OPINION: The choices we make, and the upcoming election

OPINION: The choices we make, and the upcoming election

By Gina Morgenstein

As a grandmother during a pandemic I give as much time as I can to help with childcare. I also have two elderly family members requiring considerable help. We are living in a time where the choices we make can become life or death. Illness that may not always kill, but can drastically alter quality of life, exists with COVID-19.

We are pulling family closer, finding activities that are safer. Many are choosing between paying jobs or in-home job, school, and family care. Some do not have the luxury of these choices due to finances or lack of available family support. At the same time, we all have jobs to do, bills to pay, medical care to provide and receive.

The role of government is to ensure basic human rights. Too many lives have been lost during a pandemic that should have been managed with early testing, contact tracing., mobilizing of resources. Knowledgeable authorities, scientists, and an available pandemic playbook plan were ignored and even criticized.

The term liberty has been used in the fight over simply wearing or not wearing a mask. Have some forgotten that the first human right is life? Too many messages have been turned on their head. We are living in a divided America where instead of seeing humanity as a core value we have been divided by rhetoric and actions that consequently dehumanize.

I support policies that enable us all to be safe within our community as well as within our family. Until we have a safe, effective, adequately tested vaccine we must behave in a manner that provides for the well being of all.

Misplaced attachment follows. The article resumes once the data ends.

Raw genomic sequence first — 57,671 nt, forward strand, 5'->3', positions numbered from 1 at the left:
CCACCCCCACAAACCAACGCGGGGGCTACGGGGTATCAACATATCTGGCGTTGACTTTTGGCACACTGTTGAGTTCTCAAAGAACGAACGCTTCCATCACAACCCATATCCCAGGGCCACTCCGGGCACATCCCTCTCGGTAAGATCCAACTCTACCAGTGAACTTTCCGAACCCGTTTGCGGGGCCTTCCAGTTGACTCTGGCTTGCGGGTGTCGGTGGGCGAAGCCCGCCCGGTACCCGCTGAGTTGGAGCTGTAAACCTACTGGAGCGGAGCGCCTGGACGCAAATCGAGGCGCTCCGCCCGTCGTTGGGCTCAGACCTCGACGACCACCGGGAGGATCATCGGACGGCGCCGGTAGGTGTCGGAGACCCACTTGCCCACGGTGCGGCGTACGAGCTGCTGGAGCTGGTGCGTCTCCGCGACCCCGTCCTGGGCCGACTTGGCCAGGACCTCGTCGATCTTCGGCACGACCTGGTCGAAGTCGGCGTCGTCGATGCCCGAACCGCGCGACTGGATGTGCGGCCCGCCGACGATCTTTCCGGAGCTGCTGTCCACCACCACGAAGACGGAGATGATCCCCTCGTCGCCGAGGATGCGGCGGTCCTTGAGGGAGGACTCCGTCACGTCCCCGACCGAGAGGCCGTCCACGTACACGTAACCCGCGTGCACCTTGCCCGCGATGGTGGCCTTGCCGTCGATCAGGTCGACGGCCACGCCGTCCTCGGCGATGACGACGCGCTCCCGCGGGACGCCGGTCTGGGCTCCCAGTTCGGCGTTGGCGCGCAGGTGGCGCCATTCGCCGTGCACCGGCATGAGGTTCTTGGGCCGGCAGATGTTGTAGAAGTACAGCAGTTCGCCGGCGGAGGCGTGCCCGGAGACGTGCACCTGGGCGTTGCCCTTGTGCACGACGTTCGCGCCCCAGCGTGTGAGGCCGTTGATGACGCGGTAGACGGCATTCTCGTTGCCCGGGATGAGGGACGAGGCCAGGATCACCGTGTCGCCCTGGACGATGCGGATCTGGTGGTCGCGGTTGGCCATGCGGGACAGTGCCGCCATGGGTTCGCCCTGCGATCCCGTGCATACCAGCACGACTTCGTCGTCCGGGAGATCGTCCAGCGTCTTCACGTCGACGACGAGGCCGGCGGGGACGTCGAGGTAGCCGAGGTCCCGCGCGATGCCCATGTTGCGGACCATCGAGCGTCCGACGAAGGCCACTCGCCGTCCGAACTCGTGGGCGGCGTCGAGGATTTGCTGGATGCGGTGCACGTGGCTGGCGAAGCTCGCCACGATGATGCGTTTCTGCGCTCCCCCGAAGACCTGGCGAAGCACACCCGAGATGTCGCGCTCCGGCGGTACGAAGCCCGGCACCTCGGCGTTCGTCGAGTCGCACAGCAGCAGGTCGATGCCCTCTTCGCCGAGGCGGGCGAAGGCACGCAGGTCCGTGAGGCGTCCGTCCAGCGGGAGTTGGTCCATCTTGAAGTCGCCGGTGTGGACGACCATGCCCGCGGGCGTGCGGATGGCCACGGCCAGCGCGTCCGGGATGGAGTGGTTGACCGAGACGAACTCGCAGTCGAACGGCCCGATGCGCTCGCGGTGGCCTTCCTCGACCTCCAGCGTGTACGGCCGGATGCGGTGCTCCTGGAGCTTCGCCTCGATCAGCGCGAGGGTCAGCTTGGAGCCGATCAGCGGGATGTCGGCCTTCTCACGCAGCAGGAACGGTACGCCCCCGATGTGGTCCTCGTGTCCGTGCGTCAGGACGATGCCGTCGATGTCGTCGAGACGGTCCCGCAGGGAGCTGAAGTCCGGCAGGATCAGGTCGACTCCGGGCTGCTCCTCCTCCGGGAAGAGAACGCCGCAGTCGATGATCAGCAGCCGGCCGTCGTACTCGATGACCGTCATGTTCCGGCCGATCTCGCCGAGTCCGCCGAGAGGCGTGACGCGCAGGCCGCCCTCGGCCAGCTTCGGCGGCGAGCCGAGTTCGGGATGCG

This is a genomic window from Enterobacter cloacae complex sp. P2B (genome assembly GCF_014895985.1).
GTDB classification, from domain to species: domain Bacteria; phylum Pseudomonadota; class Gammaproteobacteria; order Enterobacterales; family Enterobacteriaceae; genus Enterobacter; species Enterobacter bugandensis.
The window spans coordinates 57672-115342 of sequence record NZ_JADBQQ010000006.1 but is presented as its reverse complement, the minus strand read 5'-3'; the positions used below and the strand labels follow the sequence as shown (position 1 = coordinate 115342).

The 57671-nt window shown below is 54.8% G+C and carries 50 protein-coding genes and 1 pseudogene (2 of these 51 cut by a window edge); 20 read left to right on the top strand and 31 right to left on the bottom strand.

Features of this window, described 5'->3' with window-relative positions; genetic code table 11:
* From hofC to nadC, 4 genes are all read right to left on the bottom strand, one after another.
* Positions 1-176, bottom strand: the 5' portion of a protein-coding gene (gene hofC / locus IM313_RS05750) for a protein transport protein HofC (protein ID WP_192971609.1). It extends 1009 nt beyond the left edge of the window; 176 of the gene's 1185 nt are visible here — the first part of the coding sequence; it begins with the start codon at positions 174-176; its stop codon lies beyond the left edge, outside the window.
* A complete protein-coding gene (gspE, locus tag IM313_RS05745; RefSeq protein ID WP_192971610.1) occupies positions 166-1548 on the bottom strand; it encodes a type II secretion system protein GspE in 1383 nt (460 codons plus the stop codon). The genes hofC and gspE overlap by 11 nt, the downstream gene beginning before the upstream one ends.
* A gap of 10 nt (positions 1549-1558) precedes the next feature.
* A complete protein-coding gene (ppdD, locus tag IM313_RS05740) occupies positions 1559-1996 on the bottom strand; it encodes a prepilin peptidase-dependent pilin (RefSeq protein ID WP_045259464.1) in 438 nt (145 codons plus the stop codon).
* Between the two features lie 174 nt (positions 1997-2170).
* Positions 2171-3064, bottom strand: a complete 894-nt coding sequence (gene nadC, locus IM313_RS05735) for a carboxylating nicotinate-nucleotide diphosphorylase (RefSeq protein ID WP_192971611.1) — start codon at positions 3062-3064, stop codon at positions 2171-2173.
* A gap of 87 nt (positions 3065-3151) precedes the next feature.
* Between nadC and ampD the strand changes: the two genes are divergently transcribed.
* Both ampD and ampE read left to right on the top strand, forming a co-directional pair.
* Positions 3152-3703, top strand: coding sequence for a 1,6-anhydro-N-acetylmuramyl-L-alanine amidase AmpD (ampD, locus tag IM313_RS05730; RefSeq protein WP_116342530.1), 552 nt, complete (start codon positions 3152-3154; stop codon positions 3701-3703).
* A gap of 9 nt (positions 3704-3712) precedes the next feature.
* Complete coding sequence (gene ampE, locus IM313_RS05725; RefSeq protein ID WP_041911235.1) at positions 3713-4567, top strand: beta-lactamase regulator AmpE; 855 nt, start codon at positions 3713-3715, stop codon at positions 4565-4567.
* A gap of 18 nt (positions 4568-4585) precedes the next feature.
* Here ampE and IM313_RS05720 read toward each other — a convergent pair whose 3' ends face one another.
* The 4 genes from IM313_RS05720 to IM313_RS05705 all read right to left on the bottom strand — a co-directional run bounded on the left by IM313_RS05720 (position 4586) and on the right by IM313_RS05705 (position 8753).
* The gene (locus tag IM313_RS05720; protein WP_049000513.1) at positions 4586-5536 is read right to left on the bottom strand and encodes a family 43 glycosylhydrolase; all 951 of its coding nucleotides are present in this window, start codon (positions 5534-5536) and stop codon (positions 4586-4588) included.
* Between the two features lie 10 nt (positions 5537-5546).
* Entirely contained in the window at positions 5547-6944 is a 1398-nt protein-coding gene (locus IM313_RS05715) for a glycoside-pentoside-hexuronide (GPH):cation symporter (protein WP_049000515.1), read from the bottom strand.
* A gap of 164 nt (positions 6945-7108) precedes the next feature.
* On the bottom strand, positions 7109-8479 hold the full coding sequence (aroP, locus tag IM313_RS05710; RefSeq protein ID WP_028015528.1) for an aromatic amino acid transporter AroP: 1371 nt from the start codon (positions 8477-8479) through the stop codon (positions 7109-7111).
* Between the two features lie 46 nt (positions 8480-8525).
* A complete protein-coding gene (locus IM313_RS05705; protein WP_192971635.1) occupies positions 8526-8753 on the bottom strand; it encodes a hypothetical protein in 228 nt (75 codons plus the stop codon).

As your town councilor, medical provider, and neighbor, I implore you to reject candidates who oppose that students be “required to wear face coverings, masks, face shields, or any other attire or apparatus on their persons in order to receive their fundamental right to an education” (“CT Group Files Appeal Seeking Elimination of School Mask Requirement,” NBC Connecticut, 8/14). Divisive rhetoric and lawsuits have no place in governance. Voting against price caps for insulin and diabetes supplies does not support constituents. Now is the time to support one another.

So, how will you vote this year? You can use a ballot drop box, bring your vote in to the Town Clerk, mail your absentee ballot or vote in person. Whatever your choice I applaud our Secretary of State for providing safe ways to vote and allow us all the ability to voice our values. 

Who should earn your vote?  I encourage people to choose candidates who support community building, financing of programs that provide a living wage, quality education and social justice. In the 90th CT State Senate District Jim Jinks will be an effective and compassionate voice in Hartford prioritizing our families, our community and getting results. In the 34th CT State Senate District. April Capone brings a resume that includes being a two-term mayor, an administrator and liaison to municipalities for the State of CT Office of Management and Policy and works presently at Yale’s Center for Living Organ Donors. With this background she brings the experience, the connections and the compassion to be an effective legislator and bridge for her district. In the 85th CT House District, re-elect Mary Mushinsky who has fought tirelessly in support of preparing our workforce for a changing economy, retraining older and long term unemployed workers. She answers her constituents’ needs, even bringing food to COVID positive residents who have been home bound.

As we vote our family values please remember that your family is part of a community. Many members of the community are suffering in many ways not only due to a pandemic. Some may be one catastrophe away from needing help. We can’t afford to slash programs that help communities. We must not blame those who need financial support. Your tax dollars have been benefiting major corporations and the overly wealthy more so than a small business owner or neighbor.

We need to elect officials that help us to remember that we are “you,” and me and is sometimes “them.” I support them even if they don’t look like me, love like me, or have my same belief system. They are mothers, daughters, and sisters. They, too, can become your medical provider, town councilor, and neighbor if given the opportunity. 

Gina Morgenstein is a Democratic Wallingford Town Councilor.

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